Test to release is ‘not really going to help holidaymakers’

The launch of ‘test to release’ in England on Tuesday was dismissed as “shambolic” as some test providers were immediately removed from a government-approved list and others were unable to perform tests.

However, the reduction of quarantine to 10 days from Monday “diminished the benefit” of the scheme, according to industry sources.

The government published a list of 11 approved Covid-test providers on Monday evening. Two were removed by Tuesday morning and two others added. A 12th provider, Collinson which provides testing at Heathrow, was added late on Tuesday.

Advertised prices start from £89 plus VAT and rise to £150, but £120 is most common. Some providers offer test facilities on site, others rely on couriers or the post. But none promise a result in less than 24 hours, a consequence of the requirement that tests have a minimum sensitivity of 97%.

Passengers wishing to pay for a test are required to book and pay before flying to the UK, adding details of the booking to their passenger locator form submitted on arrival. A negative test after five days’ self-isolation allows an early release from quarantine – most likely after seven days.

An aviation industry source said: “Day one has not inspired confidence. It’s fairly shambolic.”

A senior airline source told Travel Weekly: “It’s confusing with England, Wales, Scotland not aligned, but the 10-day quarantine is welcome and that is consistent across the UK. If anything, the 10-day quarantine diminishes the return for consumers. The benefit has become marginal.”

The source added: “We hadn’t even got to the point where we established the demand [for test to release].”

Tui UK commercial director Richard Sofer said the scheme “is not really going to help holidaymakers”.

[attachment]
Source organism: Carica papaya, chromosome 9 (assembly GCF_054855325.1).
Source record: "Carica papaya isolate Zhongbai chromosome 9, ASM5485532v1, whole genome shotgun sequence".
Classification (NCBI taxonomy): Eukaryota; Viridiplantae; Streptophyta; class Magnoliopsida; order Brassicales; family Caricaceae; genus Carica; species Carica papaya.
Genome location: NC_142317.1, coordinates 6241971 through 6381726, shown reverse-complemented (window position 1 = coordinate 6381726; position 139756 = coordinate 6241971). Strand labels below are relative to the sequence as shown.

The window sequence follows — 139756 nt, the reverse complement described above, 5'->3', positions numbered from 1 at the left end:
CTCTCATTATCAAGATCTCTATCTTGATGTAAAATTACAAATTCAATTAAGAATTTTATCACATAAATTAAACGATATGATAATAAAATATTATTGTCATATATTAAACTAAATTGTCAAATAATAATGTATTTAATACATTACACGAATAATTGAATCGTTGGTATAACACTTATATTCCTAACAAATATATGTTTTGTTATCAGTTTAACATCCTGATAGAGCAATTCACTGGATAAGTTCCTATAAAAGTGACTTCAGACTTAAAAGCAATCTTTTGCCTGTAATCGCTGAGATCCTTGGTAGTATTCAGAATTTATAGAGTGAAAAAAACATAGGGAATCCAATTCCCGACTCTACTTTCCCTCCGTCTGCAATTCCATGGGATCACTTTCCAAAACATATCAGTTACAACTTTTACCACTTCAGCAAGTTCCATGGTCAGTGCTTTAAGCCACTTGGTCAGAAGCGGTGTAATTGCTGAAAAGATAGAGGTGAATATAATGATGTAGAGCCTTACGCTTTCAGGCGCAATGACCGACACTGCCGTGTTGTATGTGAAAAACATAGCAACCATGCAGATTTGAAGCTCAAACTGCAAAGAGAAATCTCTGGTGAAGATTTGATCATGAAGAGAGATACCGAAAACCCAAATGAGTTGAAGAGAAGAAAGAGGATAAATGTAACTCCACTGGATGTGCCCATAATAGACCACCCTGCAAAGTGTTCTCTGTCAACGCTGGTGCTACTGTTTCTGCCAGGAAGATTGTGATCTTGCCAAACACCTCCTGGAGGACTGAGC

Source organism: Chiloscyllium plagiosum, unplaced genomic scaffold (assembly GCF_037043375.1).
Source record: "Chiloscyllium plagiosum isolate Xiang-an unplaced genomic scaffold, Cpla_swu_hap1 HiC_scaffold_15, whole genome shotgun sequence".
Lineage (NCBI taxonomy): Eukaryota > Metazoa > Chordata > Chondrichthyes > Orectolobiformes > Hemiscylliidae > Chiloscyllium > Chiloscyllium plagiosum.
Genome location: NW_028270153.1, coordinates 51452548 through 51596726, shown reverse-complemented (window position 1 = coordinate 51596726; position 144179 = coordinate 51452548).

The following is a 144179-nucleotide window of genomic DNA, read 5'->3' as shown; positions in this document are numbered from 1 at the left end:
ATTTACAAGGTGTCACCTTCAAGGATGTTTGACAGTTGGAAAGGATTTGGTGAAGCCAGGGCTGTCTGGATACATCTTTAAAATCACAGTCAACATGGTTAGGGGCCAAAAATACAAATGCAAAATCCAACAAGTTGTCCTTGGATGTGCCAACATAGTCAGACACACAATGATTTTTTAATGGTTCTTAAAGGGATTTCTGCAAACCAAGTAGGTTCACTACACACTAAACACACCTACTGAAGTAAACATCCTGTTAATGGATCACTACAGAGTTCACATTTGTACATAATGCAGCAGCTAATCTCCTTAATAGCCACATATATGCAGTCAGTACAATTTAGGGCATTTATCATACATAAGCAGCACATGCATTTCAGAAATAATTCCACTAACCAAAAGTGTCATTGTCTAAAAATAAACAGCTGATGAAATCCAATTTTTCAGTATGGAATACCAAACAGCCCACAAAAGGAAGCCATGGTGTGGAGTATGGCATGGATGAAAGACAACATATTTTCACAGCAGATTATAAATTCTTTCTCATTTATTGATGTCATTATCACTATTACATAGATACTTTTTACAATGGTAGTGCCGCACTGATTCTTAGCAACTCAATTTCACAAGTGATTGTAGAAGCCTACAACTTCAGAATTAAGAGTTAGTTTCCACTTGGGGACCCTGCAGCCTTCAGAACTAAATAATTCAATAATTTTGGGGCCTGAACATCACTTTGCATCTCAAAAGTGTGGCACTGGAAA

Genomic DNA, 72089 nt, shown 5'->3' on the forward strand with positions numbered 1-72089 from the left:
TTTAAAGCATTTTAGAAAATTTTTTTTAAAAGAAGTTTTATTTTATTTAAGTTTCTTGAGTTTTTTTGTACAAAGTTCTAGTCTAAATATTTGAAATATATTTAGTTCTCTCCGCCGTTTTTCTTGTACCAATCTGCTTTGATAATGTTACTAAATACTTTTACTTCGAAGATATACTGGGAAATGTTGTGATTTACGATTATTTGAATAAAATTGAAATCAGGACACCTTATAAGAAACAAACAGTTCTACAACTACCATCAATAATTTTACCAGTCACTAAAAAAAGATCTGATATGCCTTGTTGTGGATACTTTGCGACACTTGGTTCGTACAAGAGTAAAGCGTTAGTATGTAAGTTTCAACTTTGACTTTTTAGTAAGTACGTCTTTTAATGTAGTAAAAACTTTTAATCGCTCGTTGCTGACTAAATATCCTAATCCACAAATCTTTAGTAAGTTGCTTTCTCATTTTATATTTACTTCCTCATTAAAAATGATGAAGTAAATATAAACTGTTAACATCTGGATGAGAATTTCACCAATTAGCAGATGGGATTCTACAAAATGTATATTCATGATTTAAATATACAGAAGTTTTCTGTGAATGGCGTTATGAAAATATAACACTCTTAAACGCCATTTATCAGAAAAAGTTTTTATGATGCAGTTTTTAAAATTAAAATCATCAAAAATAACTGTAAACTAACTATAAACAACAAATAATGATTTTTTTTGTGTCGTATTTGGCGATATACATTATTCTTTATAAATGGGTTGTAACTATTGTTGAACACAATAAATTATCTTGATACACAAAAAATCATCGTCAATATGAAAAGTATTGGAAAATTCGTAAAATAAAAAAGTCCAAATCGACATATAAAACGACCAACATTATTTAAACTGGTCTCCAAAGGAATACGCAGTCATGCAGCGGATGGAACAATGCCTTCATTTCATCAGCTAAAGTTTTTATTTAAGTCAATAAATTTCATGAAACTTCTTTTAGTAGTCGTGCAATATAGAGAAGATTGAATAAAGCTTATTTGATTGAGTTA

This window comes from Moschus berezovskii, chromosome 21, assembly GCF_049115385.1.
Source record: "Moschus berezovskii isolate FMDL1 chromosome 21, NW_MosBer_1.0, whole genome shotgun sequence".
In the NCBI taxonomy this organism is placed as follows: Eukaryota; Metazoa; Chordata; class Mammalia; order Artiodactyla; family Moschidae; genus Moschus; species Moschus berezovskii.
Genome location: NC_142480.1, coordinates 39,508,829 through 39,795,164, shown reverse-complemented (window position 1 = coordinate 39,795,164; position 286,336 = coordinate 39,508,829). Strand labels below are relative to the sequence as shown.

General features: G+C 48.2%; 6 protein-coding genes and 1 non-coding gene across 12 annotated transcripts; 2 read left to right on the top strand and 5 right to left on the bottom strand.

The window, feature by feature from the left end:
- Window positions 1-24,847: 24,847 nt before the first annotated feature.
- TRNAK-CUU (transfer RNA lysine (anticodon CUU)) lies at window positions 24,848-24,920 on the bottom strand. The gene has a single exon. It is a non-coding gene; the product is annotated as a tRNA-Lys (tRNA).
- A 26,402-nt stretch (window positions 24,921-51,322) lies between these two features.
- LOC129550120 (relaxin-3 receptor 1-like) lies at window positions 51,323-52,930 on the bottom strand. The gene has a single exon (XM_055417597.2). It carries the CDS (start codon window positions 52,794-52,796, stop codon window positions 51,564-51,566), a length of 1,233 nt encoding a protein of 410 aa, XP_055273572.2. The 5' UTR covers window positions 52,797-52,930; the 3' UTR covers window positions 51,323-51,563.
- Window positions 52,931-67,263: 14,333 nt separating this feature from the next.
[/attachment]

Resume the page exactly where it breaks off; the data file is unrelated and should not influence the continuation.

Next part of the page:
He told a Travel Weekly Insight Report launch event: “A testing regime isn’t going to unlock a great deal. FCDO advice means people can’t travel to destinations anyway. Unless there is a change in the advice, test to release won’t change a great deal.”

However, Sofer revealed: “We’ve been working closely with test and airport partners. That is where a lot of the [testing] service provision can be.”

Alan Bowen, legal advisor to the Association of Atol Companies, noted the scheme may only appeal to high-value customers, saying: “A family of four is expected to pay £400 minimum for tests and to provide details on arrival, so you can’t just say you’re going to do it.”

Barrhead Travel president Jacqueline Dobson said: “Testing needs to be more affordable [and] the devolved administrations must get in line. The fragmented approach is damaging.”

She added: “I’m not sure people will want to pay for a test on return.”

Tim Alderslade, chief executive of Airlines UK, said: “Most large carriers have commercial arrangements with testing providers, so [booking a test] should be fairly seamless, much like hiring a car.”

He insisted: “The Global Travel Taskforce put us ahead of most countries in terms of test and release. It’s what the industry called for.” But he added: “As quickly as possible in the new year, we need a system whereby we remove quarantine.”

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